In contrast. Peter Archer's traditional- looking landscapes are all out of sorts. In a seemingly ordinary countryside setting, a moss-covered industrial chimney evades the composition. juxtaposing the urban envrronment With the natural. Basil Beattie. shortlisted for the second time. shows his stairway configurations. Strong. bold brushwork rendered in thick Oil and wax brings a three-dimeriSional quality to the work. Paint seeps and drrbbles down the stairs.

experience parenthood can be. It’s perhaps best expressed by one of the exhibiting artists Gillian Steel: ‘I could not help but smile at the persisting image in my mind of me as a great ape lumbering through the jungle with my baby clasped to inflated paps heavy with milk - l was grotesque but finally beautiful.’ (John

The Winning works by less established artist Katie Pratt are named after constellations. lhe P/oug/r. reminiscent of Monet's studies at Giverny. evokes the night sky as layers of dark blue hues daub the canvas. Trails of red painted stitching map out the Iuriiinous points of the night sky, represented by thickly applied paint of ice-cream-Iike globules. Perhaps not the best entry here. but she undoubtedly has a strong future ahead of her.

But it is Ian Davenport 's poured paintings, however familiar, that are the most mesmerising. Using household gloss. colours of the spectrum from magenta. dark red and pink are pOured onto to MDF to create a Suinptuous triptych of intense luminosity. A delicate arch of paint is further added to each section. Allow yOur eye to follow the nave of the church-like IayOut of the space. Reaching the altar. Davenport "s paintings increasmgly become like modern-day. stained glass windows. (Helen Monaghani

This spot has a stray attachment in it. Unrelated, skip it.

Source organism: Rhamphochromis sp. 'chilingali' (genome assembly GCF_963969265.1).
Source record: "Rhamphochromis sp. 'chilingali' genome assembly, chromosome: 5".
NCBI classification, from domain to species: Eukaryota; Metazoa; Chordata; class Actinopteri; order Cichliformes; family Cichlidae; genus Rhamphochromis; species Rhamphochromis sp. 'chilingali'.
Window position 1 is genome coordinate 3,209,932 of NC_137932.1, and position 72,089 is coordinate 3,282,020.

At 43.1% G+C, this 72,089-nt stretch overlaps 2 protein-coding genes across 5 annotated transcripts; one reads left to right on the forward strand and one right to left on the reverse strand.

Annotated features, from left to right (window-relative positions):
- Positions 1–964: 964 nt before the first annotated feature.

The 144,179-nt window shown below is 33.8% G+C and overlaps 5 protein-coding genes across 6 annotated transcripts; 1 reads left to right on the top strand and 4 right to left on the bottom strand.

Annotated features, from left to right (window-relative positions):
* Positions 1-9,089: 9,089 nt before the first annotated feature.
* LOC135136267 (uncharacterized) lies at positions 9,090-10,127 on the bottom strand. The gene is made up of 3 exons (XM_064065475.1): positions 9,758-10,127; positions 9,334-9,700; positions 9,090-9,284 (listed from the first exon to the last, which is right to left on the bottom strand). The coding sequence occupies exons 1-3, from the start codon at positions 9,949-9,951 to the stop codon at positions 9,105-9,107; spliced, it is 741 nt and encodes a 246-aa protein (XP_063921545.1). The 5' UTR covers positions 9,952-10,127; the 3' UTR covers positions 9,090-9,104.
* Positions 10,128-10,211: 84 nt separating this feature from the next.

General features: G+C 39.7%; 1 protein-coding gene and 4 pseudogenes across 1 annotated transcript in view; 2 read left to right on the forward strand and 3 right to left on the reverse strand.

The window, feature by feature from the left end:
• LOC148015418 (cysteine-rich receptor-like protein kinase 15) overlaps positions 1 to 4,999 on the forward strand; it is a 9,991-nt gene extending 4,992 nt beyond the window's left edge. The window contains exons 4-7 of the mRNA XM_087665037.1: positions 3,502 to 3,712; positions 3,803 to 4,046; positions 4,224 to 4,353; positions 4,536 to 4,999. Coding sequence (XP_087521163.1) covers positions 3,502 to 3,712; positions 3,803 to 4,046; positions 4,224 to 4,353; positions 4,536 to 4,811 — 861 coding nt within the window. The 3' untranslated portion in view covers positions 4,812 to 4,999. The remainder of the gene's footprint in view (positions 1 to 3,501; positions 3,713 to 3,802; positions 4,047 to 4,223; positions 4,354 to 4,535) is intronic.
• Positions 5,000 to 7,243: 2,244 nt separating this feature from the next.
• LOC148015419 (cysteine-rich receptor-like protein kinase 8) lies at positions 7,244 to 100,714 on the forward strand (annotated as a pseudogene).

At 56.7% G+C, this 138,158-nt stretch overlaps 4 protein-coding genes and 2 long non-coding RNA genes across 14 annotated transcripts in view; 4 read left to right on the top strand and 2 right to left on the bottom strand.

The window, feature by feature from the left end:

News from the world of art

Elizabeth Ogilvie’s Liquid Room

LONDON'S EXCLUSIVE flowers Gallery is setting up shop in Glasgow’s Merchant City. Founded in 1970 by Angela Flowers, the gallery has developed into an internationally recognised showcase for new British art. With two galleries in London Flowers East in Hackney and Flowers Central in the West End - and one in Santa Monica, California, Flowers West, the arrival in Glasgow is set to boost the already flourishing art scene. Managing director Matthew Flowers has not yet made any formal announcements of where the gallery will be situated, but speculations suggest that the Todd Building on Ingram Street will be its home. III/«f; HI (,‘l NIIYl/XIJNCHI (1A nexr Scotland .vide awards Shi‘i‘fl'lf.‘ i’,’ lll’r‘)‘: ‘thr'rll‘r’; l’r benefit thezr w,er warren." errt arid r,rr"-'i:ii'ii'., Siiirrmited tr. flie- l/llli‘:lllll|l"» (,I,” "ri‘.',ir,ir, the“; are

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be spread user titrei: ,ezrr', Ari, iiirlixidiial ‘i‘, .'.rlir, Ira‘, Erye’l III or I‘, iét'Hiliitl .'.irt'rr arr area. I'. Hot professioirafl, rigiirlifie'l the eii.iror'."iert‘. tail .'.'lrr, .‘.'r'.“‘:', I“) stud, and ;r',2'iie.e Charge ar d I"I(;l’).":" err! i‘. eIi’IilJe for further illiffll’iitllfll} ccir‘ac? III/«‘1 ’/’/‘i r“,-'-", AND FINALLY WORK HAS commenced on architectural historian Charles Jencks’ new landscaping project in the grounds of Edinburgh’s Scottish National Gallery of Modern Art. Landform is made up of a stepped s-shaped mound of grass, surrounded by crescent-shaped pools of water, giving elevated views across the grounds.